Phillip Neil Martin

Shadowed Facets

for chamber ensemble
(fl, ob, cl, tpt, 2 perc, pf, 2 vn, va, vc)

duration: 11 minutes

Shadowed Facets consists of seven short movements based on certain aspects of Mario Donizetti's painting The Seven Deadly Sins. The painting has seven parts, each one representing one of the seven deadly sins, and I have used each of these as a backdrop on which to work.

The movements depict the action or colour of the canvas as often as using the ideas brought forth by Silvana Milesi's essay on these paintings called "Faith and Beauty, Truth and Reason, Reason and Passion". This allowed me a broader freedom of interpretation on the subject. The individual movements' relationships were designed upon Dante's groupings of the sins (excessive love, perverted love and insufficient love) associated with the philosophy of the Yin-Yang symbol. The concept that within blackness there is always an element of white (also vice versa), and thus using this notion as a basis to insert fragments of associated movements inside each other. This sees it pinnacle in the final movements depicting Pride - the root of all the other sins of man, according to Bernardo di Chiaravalle - which is said to be the only truly deadly sin of the seven. This movement incorporates all the other movements' fragments heading backward through the work, with the lone trumpet painting the picture of the cold solitary figure of Pride, from which everything else arises.

As a Composition Scholar at the Royal College of Music, Phillip Neil Martin graduated with a First Class Bachelors of Music Honours degree in July 2002.

Recent commissions include an orchestral fanfare for the London Philharmonic Orchestra to open their concert series at the Royal Festival Hall. 'De Profundis', a double choral work was commissioned by Paul Spicer to commemorate the 25th anniversary of Benjamin Britten's death, premiered by the Finzi Singers at the Barbican. Recent premieres include "Shattered Spectrums" for Solo Violin performed in the String Finals of the BBC Young Musician of the Year Competition 2002 by the Violinist Emma Hancock. 'Landscape' for Fifteen Players was premiered at the distinguished Aldeburgh Festival of contemporary music in the summer of 2002.

Phillip attended the prestigious Britten-Pears Summer School in 2001 with a scholarship form the PRS Foundation to study with Oliver Knussen, Colin Matthews and Magnus Lindberg. This year Phillip received a scholarship from the Leverhulme Trust to return to the summer school to study on the New Music/New Media course working in cross-media arts such diverse artists as Joanna MacGregor, Keith Tippett, Donnecha Dennehy, Hans Kristian Sorensen, Kathy Hinde & Alasdair Nicolson. Joanna consequently premiered 'Into This Wild Abyss' for Live Piano and Video with Sound.

The summer of 2002 also saw Phillip as only one of a only a few to be shortlisted by the spnm (Society Promoting New Music) for his work 'Shadowed Facets' for Eleven Players.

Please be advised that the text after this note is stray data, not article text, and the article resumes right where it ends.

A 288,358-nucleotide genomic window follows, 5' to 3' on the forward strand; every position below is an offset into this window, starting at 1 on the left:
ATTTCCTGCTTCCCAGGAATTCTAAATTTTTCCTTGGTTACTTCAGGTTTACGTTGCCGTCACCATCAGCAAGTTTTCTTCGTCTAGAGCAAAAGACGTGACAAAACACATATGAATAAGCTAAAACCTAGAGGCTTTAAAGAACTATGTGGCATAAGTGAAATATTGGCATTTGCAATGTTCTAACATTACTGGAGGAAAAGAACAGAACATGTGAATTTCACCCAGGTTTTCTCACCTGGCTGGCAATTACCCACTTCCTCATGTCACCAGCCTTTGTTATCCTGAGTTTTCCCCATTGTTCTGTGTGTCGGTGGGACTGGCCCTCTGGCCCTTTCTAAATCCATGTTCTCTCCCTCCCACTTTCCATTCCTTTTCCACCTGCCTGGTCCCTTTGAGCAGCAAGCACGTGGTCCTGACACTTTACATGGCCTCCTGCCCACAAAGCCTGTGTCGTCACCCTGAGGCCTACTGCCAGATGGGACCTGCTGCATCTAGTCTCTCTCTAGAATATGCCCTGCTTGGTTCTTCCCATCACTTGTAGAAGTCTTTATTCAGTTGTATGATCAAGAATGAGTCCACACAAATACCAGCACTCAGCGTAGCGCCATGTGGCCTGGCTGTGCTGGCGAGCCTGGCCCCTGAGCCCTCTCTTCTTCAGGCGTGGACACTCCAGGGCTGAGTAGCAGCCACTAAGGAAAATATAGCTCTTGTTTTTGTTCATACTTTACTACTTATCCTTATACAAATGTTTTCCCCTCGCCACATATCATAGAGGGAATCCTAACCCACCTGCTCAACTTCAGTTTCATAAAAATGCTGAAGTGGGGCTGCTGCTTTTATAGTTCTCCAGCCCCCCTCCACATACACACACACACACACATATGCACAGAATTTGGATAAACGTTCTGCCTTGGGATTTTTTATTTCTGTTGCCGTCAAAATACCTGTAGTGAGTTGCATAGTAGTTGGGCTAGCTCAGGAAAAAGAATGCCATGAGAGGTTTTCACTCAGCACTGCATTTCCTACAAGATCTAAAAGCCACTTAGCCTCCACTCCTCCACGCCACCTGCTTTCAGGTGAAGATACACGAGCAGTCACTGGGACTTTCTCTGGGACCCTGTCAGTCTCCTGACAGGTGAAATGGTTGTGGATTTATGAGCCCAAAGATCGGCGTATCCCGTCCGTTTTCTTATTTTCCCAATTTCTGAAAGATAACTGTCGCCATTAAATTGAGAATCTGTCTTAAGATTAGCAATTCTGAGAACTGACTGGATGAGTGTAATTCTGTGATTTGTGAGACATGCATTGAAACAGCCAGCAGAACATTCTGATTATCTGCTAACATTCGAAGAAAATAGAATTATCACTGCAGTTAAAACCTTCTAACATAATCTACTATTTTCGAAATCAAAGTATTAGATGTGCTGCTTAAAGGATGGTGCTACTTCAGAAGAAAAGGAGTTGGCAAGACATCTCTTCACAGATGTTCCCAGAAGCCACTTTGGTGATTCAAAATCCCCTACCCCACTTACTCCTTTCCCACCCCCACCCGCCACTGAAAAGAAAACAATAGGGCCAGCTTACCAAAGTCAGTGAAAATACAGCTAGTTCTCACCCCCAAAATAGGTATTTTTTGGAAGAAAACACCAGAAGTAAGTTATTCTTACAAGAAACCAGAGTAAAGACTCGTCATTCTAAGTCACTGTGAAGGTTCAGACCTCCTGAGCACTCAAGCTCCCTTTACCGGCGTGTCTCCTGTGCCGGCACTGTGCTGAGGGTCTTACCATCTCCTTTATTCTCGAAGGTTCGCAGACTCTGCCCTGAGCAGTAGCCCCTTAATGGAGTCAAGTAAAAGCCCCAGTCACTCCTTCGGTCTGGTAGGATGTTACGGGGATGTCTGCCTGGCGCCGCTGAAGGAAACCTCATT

A highlight of past work includes music commissioned for HRH Princes Charles' 50th birthday celebrations as well as performances in the Queen Elizabeth Hall.

Phillip has won all of the major composition prizes/competitions at the Royal College of Music including the Cobbett & Hurlstone Prize (first won by Benjamin Britten), the John Longmire Prize and the Sullivan & Farrer Prize. Phillip has returned to the Royal College of Music on a scholarship supported by the Constant & Kit Lambert Award to study on the Master of Music programme under the continued tuition of Julian Anderson with support from the AHRB, Countess of Munster Trust and the Ralph Vaughn Williams Trust. Phillip's dissertation is on Ligeti's Third Book of Piano Etudes as yet still unpublished and still in manuscript form. Phillip will analyse the aging Ligeti's latest works for piano with particular emphasis on the illusory, rhythmic hybrids heard but not played, analogous to Escher's "impossible" perspectives.

Phillip is also involved in educational projects having worked with the London Philharmonic Orchestra's outreach programme and will be working with the spnm's 'Sound Inventors' scheme in the new year bringing opportunities to children across the UK to explore music and composition.

Up and coming events include the premiere of Phillip's recently completed first large orchestral piece 'Nights Bright Days' at the Royal College of Music in January 2003. Phillip has recently been selected by the British Council as the only young composer to travel with the ensemble Psappha for a new project in Venezuela. The trip will take place in February and will be a collaboration with musicians and video artists culminating in a new work to be performed in a series of large multimedia concerts in the capital Caracas. On his return Phillip will be working on an ensemble piece for the 'Music of Today' series and the Philharmonia Orchestra with concerts later in the year at the Royal Festival Hall and the National Gallery.

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